Analyzing Decisions in the Public Sector



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The public sector differs from the private sector in many aspects. One of the key differences between the two is that the private sector focuses on growth and bottom-line profit making for shareholders of particular businesses and the public sector focuses on providing both basic and desired services to the public.
Often, the public sector’s decision-making process must deal with competing interests of various constituencies, the political viability of a particular project, or the financing of a particular project. Analytical methods used to make policy decisions are complex, contentious, and protracted. This is because methodologies range from simple staff issues that require an identification of their cause to complex tax-revenue projections that require a review of income trends. Nevertheless, public sector decisions must be made because services to the public must be provided irrespective of the difficulties faced during the decision-making process.
Policy decisions are often written about in specialty journals and mainstream newspapers and magazines—commonly referred to as the popular press.
Read an article from a specialty journal or the popular press on a public issue decision made by policy makers in the last few weeks. The issue can be big or small. In addition to the Argosy University online library resources and popular press sources, such as the New York Times, the Washington Post, and the Wall Street Journal, the following websites are excellent sources of specialty journals:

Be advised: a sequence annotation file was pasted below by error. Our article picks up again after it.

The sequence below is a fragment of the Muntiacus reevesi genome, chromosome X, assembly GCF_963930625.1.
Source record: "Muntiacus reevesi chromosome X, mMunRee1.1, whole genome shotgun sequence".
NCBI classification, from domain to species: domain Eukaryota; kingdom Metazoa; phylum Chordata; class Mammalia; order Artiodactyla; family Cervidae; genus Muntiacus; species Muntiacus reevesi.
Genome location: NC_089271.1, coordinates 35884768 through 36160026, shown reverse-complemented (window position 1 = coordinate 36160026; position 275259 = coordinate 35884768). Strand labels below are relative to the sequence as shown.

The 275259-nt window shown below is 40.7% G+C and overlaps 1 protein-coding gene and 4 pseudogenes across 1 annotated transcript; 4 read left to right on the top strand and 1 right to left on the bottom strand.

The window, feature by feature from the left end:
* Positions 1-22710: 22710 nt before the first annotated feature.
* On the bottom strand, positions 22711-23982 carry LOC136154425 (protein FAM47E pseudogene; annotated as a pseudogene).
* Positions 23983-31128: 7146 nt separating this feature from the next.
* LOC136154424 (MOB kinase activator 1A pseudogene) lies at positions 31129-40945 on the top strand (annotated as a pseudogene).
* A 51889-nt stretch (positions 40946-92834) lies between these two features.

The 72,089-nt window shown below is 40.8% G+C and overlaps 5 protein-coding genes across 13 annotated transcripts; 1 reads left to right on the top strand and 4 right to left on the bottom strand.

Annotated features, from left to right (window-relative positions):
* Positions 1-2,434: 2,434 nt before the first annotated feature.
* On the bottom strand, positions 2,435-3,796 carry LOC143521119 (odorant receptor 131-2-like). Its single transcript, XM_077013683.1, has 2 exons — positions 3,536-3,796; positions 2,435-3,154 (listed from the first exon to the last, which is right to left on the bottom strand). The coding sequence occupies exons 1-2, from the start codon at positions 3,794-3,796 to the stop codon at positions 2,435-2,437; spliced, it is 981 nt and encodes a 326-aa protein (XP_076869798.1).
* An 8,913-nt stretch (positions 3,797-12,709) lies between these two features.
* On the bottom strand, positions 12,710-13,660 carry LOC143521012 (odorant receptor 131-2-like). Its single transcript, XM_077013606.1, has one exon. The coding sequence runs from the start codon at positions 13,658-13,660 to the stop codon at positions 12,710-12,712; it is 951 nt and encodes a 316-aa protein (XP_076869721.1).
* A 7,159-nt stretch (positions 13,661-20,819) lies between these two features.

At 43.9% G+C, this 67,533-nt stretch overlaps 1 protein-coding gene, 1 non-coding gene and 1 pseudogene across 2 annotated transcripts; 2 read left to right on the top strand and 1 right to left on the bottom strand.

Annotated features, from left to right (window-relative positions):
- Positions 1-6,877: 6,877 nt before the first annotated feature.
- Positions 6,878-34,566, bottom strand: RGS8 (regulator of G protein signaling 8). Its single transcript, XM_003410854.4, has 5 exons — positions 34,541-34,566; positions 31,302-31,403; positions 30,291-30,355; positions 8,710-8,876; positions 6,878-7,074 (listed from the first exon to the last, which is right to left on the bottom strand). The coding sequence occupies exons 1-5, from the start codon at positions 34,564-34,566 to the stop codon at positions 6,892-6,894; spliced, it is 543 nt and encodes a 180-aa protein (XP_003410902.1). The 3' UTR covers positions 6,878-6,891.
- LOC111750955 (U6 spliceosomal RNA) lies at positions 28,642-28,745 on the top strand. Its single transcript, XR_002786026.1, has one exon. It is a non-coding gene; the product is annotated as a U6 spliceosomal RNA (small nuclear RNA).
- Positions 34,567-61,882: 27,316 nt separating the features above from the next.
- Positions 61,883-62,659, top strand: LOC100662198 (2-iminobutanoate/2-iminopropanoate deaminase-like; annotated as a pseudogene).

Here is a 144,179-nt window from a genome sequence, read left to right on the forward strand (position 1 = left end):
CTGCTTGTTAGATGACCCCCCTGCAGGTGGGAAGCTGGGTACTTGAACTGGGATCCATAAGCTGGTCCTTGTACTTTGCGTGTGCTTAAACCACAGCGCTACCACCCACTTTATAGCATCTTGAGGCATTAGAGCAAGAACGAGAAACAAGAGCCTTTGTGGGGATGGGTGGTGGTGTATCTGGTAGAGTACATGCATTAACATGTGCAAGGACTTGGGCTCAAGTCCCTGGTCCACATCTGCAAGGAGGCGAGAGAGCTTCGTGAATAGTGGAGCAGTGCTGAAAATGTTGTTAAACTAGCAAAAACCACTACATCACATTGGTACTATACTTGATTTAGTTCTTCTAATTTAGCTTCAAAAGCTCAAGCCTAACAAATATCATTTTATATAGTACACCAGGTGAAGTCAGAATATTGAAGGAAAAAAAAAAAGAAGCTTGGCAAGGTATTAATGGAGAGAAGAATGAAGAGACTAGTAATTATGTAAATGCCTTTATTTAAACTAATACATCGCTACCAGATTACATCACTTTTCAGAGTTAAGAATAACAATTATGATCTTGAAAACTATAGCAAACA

• The Heritage Foundation
• The Cato Institute
• The Center for American Progress
• The Fiscal Policy Institute
• The National Conference of State Legislatures
Summarize the public issue described in your chosen article by defining the decision that was made and discussing important factors that policy makers considered prior to rendering the decision. Your summary should include the following:
• An analysis of whether the problem or issue was objectively identified and how policy makers arrived at a decision.
• The analytical methods that were used to reach a decision.
• Analysis of whether policy makers considered all possible solutions and why or why not.
• Some of the other factors that the policy makers considered, including the political, social, legal, and environmental elements surrounding the issue.
• Whether the evidence obtained was sufficient to make a comprehensive proposal or recommendation to decision makers who were “demanding all the facts.”




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